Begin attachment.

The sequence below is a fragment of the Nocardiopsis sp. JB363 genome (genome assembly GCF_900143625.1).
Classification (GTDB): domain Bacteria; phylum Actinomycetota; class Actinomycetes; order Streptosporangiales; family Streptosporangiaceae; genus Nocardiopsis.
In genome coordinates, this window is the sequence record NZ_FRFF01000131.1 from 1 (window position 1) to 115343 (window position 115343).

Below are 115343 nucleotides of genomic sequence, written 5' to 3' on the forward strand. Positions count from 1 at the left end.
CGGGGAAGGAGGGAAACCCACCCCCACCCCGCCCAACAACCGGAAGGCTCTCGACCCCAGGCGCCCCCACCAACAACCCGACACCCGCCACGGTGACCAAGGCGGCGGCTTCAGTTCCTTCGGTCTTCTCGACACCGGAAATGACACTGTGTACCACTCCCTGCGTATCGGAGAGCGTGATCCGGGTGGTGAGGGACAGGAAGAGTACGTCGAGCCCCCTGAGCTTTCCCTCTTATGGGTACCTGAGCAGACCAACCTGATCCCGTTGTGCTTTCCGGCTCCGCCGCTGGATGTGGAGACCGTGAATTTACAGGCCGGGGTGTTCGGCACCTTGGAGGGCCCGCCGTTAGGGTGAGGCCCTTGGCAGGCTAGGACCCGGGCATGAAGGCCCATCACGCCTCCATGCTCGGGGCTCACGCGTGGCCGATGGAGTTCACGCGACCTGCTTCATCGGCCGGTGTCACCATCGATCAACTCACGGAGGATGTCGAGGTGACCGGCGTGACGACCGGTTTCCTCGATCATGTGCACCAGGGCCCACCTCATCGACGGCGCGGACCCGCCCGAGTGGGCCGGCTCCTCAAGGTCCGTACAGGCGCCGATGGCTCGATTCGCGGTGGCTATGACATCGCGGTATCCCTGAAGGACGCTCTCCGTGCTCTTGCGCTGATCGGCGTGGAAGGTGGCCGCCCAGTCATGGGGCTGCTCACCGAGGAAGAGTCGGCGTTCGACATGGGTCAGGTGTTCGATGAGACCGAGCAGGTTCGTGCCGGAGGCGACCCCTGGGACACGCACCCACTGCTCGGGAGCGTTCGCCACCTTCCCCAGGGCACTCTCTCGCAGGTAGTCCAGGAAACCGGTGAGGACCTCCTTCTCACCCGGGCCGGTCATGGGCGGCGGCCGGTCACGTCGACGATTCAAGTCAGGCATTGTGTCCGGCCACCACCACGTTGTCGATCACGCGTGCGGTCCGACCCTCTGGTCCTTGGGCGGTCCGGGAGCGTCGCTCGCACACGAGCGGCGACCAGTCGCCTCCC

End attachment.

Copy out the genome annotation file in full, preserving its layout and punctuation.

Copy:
The sequence below is a fragment of the Nocardiopsis sp. JB363 genome (genome assembly GCF_900143625.1).
Classification (GTDB): domain Bacteria; phylum Actinomycetota; class Actinomycetes; order Streptosporangiales; family Streptosporangiaceae; genus Nocardiopsis.
In genome coordinates, this window is the sequence record NZ_FRFF01000131.1 from 1 (window position 1) to 115343 (window position 115343).

Below are 115343 nucleotides of genomic sequence, written 5' to 3' on the forward strand. Positions count from 1 at the left end.
CGGGGAAGGAGGGAAACCCACCCCCACCCCGCCCAACAACCGGAAGGCTCTCGACCCCAGGCGCCCCCACCAACAACCCGACACCCGCCACGGTGACCAAGGCGGCGGCTTCAGTTCCTTCGGTCTTCTCGACACCGGAAATGACACTGTGTACCACTCCCTGCGTATCGGAGAGCGTGATCCGGGTGGTGAGGGACAGGAAGAGTACGTCGAGCCCCCTGAGCTTTCCCTCTTATGGGTACCTGAGCAGACCAACCTGATCCCGTTGTGCTTTCCGGCTCCGCCGCTGGATGTGGAGACCGTGAATTTACAGGCCGGGGTGTTCGGCACCTTGGAGGGCCCGCCGTTAGGGTGAGGCCCTTGGCAGGCTAGGACCCGGGCATGAAGGCCCATCACGCCTCCATGCTCGGGGCTCACGCGTGGCCGATGGAGTTCACGCGACCTGCTTCATCGGCCGGTGTCACCATCGATCAACTCACGGAGGATGTCGAGGTGACCGGCGTGACGACCGGTTTCCTCGATCATGTGCACCAGGGCCCACCTCATCGACGGCGCGGACCCGCCCGAGTGGGCCGGCTCCTCAAGGTCCGTACAGGCGCCGATGGCTCGATTCGCGGTGGCTATGACATCGCGGTATCCCTGAAGGACGCTCTCCGTGCTCTTGCGCTGATCGGCGTGGAAGGTGGCCGCCCAGTCATGGGGCTGCTCACCGAGGAAGAGTCGGCGTTCGACATGGGTCAGGTGTTCGATGAGACCGAGCAGGTTCGTGCCGGAGGCGACCCCTGGGACACGCACCCACTGCTCGGGAGCGTTCGCCACCTTCCCCAGGGCACTCTCTCGCAGGTAGTCCAGGAAACCGGTGAGGACCTCCTTCTCACCCGGGCCGGTCATGGGCGGCGGCCGGTCACGTCGACGATTCAAGTCAGGCATTGTGTCCGGCCACCACCACGTTGTCGATCACGCGTGCGGTCCGACCCTCTGGTCCTTGGGCGGTCCGGGAGCGTCGCTCGCACACGAGCGGCGACCAGTCGCCTCCC